In my search for a suitable water-modeling medium, I’d spent considerable time experimenting with acrylic medium (gloss). After ten different trials, I determined that this method wasn’t going to give me the results I wanted. The best result had an acceptable look:
The result on the right has a nice rippled surface and a high gloss, but acrylic medium forms a bulge around objects that just doesn’t look good. This would be a viable approach for bodies of water with nothing in them, and where the creep up the shoreline can be disguised. The next candidate was casting resin.
Casting resin, often referred to in the hobby press by the brand name Envirotex, comes in several different finishes, and is rather pricey. I chose the gloss finish, and bought the 16 oz size. After reading the instructions, I assembled the tools:
The graduated mixing cup and paint stirrer came from a home improvement store; everything else is from the dollar store.
The instructions are very clear on several points: exactly equal measures of resin and hardener must be used, and the mixture must be stirred twice in different containers. The instructions use bold lettering to warn against using powered mixing methods ‘under any circumstances’. I couldn’t think of any reason why powered stirring would affect the product, and would in fact likely provide a superior mixture. I couldn’t see stirring the stuff by hand for the four minutes required when power tools were available. I’m fairly convinced the warning is there for legal reasons, as getting the stuff in your eyes is apparently Bad News. I wore safety glasses and used the stirrer in a VSR drill motor.
I wanted to get as much mileage as possible out of this pour, so I set up the usual items (scale, vertical flat surface, and vertical round) in the tray sections. I painted a couple of sections to test clear and lightly tinted pours, and left the remaining sections unpainted.
I was curious if I could treat surfaces to prevent or minimize capillary action. I set up three sections with surfaces treated with WD-40, Armor All, and belt lubricant. The idea was to see if the treatments would prevent the resin from getting a grip on the surfaces, and so prevent it from creeping up the sides. I also wanted to see if the treatments would affect the resin cure.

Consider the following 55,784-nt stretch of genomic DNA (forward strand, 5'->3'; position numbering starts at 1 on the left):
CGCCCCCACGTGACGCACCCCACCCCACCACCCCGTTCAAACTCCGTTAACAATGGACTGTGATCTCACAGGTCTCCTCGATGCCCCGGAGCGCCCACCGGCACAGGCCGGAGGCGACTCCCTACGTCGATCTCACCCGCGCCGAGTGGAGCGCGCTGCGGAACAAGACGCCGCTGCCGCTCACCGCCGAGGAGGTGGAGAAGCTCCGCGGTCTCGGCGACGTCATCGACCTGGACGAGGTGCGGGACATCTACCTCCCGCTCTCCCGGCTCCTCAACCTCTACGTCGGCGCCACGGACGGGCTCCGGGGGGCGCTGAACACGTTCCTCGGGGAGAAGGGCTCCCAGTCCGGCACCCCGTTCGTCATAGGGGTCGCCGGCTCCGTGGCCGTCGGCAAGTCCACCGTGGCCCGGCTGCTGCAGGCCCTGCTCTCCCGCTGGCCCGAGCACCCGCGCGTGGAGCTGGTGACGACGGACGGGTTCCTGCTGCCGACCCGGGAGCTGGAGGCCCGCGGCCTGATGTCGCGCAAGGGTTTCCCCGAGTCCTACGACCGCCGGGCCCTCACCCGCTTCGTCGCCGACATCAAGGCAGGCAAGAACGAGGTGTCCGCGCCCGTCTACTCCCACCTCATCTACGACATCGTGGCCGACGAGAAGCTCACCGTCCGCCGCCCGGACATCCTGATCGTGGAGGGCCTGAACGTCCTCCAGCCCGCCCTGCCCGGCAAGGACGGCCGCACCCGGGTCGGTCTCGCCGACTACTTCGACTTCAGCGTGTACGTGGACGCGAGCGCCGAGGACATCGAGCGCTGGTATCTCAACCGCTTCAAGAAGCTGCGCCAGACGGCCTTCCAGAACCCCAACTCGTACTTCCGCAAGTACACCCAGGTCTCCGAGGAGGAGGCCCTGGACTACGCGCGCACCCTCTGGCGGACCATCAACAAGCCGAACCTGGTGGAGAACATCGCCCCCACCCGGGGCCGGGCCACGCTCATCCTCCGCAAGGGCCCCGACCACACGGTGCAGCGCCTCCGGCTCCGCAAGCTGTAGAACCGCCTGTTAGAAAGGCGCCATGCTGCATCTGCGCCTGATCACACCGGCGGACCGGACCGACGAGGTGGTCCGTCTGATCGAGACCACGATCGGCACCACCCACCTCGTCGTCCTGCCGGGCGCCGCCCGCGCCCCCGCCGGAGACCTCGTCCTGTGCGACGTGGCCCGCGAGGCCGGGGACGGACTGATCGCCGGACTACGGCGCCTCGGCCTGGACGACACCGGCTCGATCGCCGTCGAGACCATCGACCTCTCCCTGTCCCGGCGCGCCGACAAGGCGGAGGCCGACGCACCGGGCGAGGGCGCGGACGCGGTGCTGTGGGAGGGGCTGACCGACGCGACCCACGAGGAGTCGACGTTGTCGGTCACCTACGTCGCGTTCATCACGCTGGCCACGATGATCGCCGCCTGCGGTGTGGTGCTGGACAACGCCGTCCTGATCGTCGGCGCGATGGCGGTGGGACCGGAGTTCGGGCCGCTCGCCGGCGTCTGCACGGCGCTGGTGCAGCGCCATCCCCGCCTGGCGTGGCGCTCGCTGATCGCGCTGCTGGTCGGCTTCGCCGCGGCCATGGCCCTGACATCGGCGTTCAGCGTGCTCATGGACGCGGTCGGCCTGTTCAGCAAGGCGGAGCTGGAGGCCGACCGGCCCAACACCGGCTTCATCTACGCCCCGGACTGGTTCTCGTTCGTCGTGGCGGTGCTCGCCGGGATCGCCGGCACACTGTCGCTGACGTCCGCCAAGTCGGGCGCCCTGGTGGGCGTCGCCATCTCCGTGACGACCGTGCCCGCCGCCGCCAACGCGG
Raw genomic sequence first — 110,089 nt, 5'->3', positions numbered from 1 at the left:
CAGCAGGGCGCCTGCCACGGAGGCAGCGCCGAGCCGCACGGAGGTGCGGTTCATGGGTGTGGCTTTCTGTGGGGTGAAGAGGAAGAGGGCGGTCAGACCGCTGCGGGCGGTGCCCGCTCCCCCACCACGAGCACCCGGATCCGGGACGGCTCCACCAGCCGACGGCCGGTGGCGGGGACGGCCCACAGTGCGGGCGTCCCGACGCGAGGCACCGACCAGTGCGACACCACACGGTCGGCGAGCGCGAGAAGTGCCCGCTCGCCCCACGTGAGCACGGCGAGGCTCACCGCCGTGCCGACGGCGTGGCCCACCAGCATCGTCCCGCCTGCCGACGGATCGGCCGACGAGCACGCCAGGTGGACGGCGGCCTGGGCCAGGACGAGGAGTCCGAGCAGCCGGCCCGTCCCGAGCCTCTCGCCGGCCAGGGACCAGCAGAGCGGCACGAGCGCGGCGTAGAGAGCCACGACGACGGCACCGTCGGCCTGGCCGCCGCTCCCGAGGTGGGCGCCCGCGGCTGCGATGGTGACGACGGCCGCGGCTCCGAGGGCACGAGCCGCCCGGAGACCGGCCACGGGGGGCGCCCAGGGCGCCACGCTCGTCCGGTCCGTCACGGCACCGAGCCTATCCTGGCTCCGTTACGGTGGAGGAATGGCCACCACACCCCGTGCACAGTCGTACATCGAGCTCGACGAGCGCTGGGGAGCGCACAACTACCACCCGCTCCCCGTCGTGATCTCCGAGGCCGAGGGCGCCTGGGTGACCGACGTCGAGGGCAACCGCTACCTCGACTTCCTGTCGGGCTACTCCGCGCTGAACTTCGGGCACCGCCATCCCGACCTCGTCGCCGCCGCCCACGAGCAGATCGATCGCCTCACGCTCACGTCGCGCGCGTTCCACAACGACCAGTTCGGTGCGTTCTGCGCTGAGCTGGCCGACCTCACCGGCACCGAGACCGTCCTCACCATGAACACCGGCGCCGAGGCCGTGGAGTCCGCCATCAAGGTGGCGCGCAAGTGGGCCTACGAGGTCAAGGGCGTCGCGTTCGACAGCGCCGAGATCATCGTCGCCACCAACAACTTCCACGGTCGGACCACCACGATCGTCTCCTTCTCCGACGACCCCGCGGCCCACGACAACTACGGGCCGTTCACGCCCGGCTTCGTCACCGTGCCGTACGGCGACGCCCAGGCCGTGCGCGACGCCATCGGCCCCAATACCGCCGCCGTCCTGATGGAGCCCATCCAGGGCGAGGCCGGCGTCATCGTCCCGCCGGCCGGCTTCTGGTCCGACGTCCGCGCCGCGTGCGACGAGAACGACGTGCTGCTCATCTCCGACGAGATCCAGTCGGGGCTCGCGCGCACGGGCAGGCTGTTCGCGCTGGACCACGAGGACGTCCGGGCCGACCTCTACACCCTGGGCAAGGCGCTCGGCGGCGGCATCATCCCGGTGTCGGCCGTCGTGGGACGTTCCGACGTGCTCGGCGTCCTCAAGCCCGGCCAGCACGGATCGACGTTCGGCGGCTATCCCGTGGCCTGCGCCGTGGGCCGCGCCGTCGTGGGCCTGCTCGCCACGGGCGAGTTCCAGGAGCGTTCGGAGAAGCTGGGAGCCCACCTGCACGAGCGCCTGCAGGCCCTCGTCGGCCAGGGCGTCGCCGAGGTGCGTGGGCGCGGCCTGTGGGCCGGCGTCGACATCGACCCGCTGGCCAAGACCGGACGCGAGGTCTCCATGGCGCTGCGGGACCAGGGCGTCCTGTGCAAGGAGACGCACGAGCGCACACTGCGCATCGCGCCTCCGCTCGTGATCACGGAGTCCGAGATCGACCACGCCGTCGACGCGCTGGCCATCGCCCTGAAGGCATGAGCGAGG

I mixed the resin per directions, and poured some into the ‘clear’ section. I added a bit of English Navy acrylic for tint, and poured in the ‘Lightly Tinted’ section. Adding enough tint to make the mixture opaque, I poured into the ‘Tinted’ section, and the three sections with treated surfaces.
The instructions give estimated times for curing based on ambient temperature, and I was expecting 2 – 3 days for a cure. Per the instructions, I covered the pours for a day to keep dust off.
The pours were completely cured in under 36 hours. The upper right is the clear pour, middle round is lightly tinted, and lower tight is heavily tinted. All of the pours are hard, flat, glossy, and show little capillary action.
The sections with treated surfaces. From left to right is Armor All, belt lubricant, and WD-40. I didn’t see any difference in capillary action compared to untreated surfaces, and the resin cure was unaffected.
Overall I’m happy with casting resin to simulate water. I’m confidant I can build the structures in the harbor area and pour the resin without ill effect. I’ll have to tint it to cover imperfections on the harbor bottom, but I’ll probably only have to make one pour rather than several.
My only complaint is that it’s too flat. At this point I’m leaning toward putting the structure foundations in, pouring the resin, using David Frary’s Modge Podge method to add texture, then completing the structures.